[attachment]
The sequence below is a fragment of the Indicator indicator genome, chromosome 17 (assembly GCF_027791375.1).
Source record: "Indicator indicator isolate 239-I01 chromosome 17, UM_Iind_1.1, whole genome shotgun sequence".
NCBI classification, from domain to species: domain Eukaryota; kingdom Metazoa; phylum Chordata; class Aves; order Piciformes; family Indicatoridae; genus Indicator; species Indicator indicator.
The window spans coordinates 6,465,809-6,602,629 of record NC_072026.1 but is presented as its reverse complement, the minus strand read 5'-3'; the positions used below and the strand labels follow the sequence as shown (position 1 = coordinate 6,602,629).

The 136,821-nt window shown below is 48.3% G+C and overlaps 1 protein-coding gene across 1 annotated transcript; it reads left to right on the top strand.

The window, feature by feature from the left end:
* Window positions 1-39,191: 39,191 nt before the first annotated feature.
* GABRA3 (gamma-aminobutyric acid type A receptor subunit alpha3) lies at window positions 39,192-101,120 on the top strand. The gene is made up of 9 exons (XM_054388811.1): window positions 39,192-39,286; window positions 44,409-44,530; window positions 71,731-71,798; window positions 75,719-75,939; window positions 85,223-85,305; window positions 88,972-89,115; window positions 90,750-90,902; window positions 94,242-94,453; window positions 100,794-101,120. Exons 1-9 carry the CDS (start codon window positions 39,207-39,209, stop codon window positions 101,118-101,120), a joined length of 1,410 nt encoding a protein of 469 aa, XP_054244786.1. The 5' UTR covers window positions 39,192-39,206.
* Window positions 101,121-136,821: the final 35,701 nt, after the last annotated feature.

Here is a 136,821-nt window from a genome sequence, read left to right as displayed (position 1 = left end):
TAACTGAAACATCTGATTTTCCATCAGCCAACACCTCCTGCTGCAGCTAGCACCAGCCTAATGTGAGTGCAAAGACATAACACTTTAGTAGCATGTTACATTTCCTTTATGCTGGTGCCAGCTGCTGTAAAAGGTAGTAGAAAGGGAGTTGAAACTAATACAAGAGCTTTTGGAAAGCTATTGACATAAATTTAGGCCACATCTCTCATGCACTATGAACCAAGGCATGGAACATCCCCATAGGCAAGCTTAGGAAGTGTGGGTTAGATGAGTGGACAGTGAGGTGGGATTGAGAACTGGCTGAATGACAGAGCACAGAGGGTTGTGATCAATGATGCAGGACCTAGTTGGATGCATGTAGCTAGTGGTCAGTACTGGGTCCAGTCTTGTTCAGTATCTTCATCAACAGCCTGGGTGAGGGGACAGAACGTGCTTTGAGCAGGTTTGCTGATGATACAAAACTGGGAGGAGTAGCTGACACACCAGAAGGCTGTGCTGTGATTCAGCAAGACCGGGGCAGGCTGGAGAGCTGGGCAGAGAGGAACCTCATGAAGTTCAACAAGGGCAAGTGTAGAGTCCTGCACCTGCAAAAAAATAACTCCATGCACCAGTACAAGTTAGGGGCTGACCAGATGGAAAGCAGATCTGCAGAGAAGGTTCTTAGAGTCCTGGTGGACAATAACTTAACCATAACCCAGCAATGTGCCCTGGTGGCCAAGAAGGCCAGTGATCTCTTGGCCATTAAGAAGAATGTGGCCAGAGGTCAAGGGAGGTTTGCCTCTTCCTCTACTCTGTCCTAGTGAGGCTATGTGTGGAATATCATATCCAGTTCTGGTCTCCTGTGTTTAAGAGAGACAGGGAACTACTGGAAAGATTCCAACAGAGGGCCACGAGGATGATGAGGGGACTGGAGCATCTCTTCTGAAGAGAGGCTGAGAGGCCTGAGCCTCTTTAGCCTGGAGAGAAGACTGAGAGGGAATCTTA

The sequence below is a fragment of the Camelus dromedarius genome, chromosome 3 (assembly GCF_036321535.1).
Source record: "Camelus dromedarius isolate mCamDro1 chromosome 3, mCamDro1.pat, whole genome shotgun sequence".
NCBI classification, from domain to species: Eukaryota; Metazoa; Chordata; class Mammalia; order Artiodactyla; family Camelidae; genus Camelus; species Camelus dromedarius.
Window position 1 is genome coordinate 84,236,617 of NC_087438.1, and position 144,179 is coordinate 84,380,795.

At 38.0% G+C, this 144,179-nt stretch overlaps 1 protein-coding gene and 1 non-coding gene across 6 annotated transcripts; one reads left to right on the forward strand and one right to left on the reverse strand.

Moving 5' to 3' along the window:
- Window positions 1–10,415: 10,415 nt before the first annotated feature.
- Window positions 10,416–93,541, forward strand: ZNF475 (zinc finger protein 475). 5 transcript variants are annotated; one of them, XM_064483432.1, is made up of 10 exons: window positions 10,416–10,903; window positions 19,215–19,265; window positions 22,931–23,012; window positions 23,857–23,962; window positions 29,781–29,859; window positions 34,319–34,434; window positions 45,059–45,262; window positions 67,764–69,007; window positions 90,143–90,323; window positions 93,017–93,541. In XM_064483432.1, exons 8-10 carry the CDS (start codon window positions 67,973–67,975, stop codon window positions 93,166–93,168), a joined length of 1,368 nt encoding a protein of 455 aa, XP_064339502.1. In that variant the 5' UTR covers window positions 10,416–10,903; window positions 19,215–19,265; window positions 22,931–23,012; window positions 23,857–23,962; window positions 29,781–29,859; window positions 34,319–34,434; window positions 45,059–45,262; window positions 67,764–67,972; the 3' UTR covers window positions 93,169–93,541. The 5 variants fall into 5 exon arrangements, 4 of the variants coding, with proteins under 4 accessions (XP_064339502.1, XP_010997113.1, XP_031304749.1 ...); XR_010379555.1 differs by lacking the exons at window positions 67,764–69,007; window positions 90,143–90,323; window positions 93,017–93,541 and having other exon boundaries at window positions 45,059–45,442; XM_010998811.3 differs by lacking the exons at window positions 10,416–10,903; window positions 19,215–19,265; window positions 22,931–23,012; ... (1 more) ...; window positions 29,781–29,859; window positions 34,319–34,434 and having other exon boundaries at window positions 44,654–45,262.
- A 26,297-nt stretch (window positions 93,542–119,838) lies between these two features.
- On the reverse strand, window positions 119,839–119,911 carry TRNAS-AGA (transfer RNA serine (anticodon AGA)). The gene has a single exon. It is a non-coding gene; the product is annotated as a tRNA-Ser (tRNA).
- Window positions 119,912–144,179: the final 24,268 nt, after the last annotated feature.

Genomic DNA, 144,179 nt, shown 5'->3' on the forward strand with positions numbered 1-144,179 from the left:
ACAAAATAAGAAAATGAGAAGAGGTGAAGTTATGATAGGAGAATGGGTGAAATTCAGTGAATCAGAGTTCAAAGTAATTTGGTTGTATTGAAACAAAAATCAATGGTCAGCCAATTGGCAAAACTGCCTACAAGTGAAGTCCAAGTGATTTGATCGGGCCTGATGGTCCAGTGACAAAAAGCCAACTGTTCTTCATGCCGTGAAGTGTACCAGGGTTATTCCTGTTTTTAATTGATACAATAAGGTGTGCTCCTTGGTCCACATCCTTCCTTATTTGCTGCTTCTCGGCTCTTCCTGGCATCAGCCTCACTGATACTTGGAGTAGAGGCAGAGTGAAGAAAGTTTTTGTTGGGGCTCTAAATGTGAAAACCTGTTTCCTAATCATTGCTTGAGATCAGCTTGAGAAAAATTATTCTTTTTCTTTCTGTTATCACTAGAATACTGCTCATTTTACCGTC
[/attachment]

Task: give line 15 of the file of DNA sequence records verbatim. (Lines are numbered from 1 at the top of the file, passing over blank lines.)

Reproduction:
Window position 1 is genome coordinate 84,236,617 of NC_087438.1, and position 144,179 is coordinate 84,380,795.